Dr. Patel on Cost-Effective Strategies for Oncologists

Kashyap Patel, MD
Published: Thursday, Nov 01, 2018



Kashyap Patel, MD, president, Carolina Blood and Cancer Center, medical director, International Oncology Network, discusses cost-effective practices for oncologists.

Biosimilars are a rational solution for overcoming the rising issue of cost in oncology, but it is going to take some time before this class of drugs becomes part of routine clinical practice, Patel says. However, there are certain areas of practice that he refers to as “low-hanging fruit” that contribute to cost but can be addressed a lot more quickly.

First, providers can work towards reducing unnecessary hospitalization. Patients should be seen only when necessary, says Patel, and this is a financial component that has not been discussed.

The second area deals with providing appropriate end-of-life care. Currently, about 9% of patients who succumb to cancer do so in the hospital or intensive care unit—this is something that should not be happening, Patel notes. An additional factor is site of care delivery. For example, recently published studies show that the physician’s office is the most cost-effective place to deliver therapy.

With that being said, it is important to remember that high drug prices are the result of innovation, Patel says. Without innovation, oncologists will not find a cure for cancer.
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Kashyap Patel, MD, president, Carolina Blood and Cancer Center, medical director, International Oncology Network, discusses cost-effective practices for oncologists.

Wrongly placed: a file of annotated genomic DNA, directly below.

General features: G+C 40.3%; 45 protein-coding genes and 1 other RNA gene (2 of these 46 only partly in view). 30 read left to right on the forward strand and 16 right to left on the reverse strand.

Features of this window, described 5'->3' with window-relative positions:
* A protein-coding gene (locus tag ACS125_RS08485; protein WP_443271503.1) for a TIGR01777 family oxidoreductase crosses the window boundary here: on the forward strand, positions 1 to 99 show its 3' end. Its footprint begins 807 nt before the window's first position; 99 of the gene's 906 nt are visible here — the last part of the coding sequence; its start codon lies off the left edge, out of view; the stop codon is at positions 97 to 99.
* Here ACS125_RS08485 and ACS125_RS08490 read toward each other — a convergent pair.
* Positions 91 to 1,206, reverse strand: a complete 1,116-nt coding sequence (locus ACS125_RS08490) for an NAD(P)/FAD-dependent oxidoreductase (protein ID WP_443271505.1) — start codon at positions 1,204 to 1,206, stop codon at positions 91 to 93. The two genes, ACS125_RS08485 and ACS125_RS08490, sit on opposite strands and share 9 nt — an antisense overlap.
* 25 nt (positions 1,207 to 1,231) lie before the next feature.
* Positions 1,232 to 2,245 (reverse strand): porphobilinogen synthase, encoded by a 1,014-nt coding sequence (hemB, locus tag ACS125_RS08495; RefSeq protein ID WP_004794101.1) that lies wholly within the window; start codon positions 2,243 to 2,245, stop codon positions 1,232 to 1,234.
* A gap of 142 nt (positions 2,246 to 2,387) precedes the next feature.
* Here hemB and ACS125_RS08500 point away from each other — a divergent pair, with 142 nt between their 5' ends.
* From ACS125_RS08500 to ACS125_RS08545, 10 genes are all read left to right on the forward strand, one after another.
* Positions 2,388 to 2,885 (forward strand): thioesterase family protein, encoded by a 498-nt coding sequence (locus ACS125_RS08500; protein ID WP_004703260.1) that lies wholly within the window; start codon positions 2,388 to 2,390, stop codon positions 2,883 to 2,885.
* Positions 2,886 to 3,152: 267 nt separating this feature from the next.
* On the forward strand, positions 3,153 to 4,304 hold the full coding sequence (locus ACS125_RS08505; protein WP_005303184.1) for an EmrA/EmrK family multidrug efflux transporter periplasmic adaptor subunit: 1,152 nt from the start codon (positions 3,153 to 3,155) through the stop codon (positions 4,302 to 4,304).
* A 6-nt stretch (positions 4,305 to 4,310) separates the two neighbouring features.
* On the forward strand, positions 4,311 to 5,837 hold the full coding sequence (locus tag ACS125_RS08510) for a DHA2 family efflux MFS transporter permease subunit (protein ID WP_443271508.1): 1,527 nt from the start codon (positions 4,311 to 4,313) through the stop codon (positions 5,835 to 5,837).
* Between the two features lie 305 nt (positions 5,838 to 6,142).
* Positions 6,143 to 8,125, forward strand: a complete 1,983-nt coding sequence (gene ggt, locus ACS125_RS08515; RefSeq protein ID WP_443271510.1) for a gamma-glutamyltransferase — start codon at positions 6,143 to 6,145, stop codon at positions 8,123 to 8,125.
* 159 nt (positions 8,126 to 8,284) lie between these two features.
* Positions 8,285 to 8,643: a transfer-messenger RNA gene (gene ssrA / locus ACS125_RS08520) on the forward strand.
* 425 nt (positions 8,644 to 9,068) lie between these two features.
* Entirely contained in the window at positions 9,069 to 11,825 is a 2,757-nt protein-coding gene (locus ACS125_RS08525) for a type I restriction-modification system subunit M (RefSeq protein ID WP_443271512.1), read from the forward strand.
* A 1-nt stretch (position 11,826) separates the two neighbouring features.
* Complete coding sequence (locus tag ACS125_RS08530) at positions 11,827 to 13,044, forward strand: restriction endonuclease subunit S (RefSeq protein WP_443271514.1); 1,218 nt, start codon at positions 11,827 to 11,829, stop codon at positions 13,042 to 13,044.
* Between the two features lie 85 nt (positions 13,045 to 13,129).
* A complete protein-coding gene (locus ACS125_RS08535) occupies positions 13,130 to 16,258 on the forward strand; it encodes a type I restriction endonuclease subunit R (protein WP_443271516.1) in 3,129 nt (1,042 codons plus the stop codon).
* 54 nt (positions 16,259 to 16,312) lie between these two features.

Biosimilars are a rational solution for overcoming the rising issue of cost in oncology, but it is going to take some time before this class of drugs becomes part of routine clinical practice, Patel says. However, there are certain areas of practice that he refers to as “low-hanging fruit” that contribute to cost but can be addressed a lot more quickly.

First, providers can work towards reducing unnecessary hospitalization. Patients should be seen only when necessary, says Patel, and this is a financial component that has not been discussed.

The second area deals with providing appropriate end-of-life care. Currently, about 9% of patients who succumb to cancer do so in the hospital or intensive care unit—this is something that should not be happening, Patel notes. An additional factor is site of care delivery. For example, recently published studies show that the physician’s office is the most cost-effective place to deliver therapy.

With that being said, it is important to remember that high drug prices are the result of innovation, Patel says. Without innovation, oncologists will not find a cure for cancer.



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